Long Treasuries vs The Long Wave
Since the early 1990s, I published this chart every month on the back cover of my publication until I retired a couple of years ago. I thought it was a great piece of marketing to remind readers that I was a long run bull on interest rates.
Readers might not pay much attention or remember claims that I was bullish, but they would pay attention to and remember this. I even had bond managers walk out over this chart in the middle of my presentation.
Now just felt like a good time to publish it again.
Click on image to enlarge it for better viewing.
Why are 1885 and 1889 between 1980 and 1995?
Typo, fixed on original chart.
I assume that’s Forrester’s Long Wave from his systems model. Interestingly, Hackett Fisher, in his book on European historical economic research, calls it the Long Wave, and points out that there have been a number of such long waves in European history. Peter Turchin calls them Secular Cycles and ties them into population to resource ratios and takes the history back to the Roman Republic.
We were a corporate sponsor of Forrester in the 1970s and his work certainly influenced my thinking. But this was completely independent of his models.
When I first did this I just used from 1950 to 1980 and on to 2010.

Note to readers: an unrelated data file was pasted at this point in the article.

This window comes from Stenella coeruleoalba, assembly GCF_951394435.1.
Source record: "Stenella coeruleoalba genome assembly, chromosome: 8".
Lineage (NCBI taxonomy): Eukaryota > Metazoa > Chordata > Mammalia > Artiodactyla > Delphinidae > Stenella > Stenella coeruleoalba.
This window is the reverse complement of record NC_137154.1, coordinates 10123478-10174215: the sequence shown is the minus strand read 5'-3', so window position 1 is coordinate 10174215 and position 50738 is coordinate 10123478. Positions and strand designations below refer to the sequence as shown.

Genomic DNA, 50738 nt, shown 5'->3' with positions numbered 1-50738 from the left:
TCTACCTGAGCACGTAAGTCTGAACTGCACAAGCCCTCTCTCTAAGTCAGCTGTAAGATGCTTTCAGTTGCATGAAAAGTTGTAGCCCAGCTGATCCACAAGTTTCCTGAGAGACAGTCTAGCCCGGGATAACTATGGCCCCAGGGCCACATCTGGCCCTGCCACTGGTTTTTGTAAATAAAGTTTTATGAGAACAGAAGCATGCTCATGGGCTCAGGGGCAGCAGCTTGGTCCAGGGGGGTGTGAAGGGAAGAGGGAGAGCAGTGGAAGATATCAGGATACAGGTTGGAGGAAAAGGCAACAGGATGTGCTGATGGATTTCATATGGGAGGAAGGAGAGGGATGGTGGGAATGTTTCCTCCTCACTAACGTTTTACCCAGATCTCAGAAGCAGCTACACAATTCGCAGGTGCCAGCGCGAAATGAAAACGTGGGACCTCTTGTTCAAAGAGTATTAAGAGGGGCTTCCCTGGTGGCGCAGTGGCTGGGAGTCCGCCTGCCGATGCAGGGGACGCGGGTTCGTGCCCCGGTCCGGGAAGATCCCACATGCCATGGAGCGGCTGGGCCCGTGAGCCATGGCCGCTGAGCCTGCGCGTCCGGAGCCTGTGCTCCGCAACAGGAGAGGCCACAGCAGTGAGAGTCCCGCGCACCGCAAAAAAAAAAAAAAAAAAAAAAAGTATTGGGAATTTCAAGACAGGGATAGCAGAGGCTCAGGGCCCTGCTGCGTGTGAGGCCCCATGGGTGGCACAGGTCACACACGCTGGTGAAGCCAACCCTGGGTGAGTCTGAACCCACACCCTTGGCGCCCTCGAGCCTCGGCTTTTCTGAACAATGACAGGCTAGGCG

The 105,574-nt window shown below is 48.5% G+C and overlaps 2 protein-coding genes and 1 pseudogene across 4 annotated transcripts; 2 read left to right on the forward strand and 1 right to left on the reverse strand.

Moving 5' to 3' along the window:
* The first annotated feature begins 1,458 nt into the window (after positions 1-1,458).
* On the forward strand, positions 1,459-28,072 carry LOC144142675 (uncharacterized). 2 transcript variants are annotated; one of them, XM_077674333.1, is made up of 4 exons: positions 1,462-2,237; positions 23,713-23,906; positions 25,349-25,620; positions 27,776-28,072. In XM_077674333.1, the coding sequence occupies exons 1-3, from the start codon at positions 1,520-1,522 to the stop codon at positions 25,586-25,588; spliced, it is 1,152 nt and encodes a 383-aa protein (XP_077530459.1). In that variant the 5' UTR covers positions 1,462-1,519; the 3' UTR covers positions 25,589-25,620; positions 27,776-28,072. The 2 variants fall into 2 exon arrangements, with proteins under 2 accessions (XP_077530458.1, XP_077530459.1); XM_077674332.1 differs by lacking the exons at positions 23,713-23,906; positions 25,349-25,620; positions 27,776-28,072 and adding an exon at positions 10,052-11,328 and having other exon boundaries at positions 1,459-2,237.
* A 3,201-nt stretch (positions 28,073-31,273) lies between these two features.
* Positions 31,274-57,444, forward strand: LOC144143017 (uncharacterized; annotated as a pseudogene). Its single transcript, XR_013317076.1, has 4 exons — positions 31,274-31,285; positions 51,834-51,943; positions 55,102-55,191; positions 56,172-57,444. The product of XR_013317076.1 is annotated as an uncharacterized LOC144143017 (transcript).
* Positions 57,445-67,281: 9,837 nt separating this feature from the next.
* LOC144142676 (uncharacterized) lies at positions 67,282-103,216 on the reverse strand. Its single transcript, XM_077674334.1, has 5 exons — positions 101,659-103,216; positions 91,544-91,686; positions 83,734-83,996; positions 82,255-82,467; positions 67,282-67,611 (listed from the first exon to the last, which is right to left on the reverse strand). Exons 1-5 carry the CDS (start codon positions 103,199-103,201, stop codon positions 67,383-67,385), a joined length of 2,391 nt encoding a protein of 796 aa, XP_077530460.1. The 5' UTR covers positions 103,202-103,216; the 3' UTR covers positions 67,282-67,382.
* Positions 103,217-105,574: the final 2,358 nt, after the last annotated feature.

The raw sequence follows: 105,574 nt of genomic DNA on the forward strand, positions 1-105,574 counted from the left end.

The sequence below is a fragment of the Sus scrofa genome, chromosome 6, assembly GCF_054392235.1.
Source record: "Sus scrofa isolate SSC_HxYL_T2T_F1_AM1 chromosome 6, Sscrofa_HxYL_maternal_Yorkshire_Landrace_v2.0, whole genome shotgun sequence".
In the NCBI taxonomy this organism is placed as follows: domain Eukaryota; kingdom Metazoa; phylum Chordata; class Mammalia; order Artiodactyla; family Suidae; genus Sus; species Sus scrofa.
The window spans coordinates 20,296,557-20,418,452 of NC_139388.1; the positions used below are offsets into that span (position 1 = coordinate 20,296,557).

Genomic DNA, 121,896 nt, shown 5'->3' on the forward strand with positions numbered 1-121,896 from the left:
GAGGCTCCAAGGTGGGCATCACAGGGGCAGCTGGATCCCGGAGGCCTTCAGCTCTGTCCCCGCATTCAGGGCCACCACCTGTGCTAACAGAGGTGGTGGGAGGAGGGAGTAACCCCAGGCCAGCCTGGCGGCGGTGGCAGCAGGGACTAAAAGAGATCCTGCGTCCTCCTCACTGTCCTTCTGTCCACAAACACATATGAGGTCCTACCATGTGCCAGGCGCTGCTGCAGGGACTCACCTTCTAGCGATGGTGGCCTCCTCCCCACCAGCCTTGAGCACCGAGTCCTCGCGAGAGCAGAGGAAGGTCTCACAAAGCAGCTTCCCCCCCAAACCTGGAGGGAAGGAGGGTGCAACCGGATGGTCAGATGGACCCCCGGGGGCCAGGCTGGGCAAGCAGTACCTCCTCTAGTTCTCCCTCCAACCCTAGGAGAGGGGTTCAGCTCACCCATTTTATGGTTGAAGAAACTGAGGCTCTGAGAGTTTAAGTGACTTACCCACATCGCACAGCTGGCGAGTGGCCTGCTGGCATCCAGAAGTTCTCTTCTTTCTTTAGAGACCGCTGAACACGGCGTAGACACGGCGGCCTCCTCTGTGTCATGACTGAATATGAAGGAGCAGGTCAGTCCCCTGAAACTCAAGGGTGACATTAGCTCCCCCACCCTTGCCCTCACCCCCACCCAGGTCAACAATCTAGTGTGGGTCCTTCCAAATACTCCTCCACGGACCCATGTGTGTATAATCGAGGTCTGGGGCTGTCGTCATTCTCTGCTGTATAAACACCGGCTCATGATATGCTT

I never thought I would have to extend the chart back to 1940 and up to 2020. But 1941 was the apparent all time low for bond yields — data on the composite long yield goes back to the early 1930s.
Kaleberg, I’ve done quite a bit of extensive research looking into the Secular Cycles and the evidence to support, even now a decade later, still holds true. Years ago I somewhat confirmed this for post WWII economy. Post war GIs had kids and 1960s prosperity hit (this was the largest period that I can see in recent US history), Boomers had kids, and we have the early/mid 90s suburban sprawl and now we have the Boomers grand-kids having kids and buying houses. Of course this is highly subjective to what part of the country you are in but seems like for the most part on the aggregate this holds. The big what if is the transference of the Boomer assets into the free market and how that plays out.
Long story short, I have been a big advocate of what Turchin was preaching and it seems to me, when population expands, so do economies and availability of resources, and vice versa.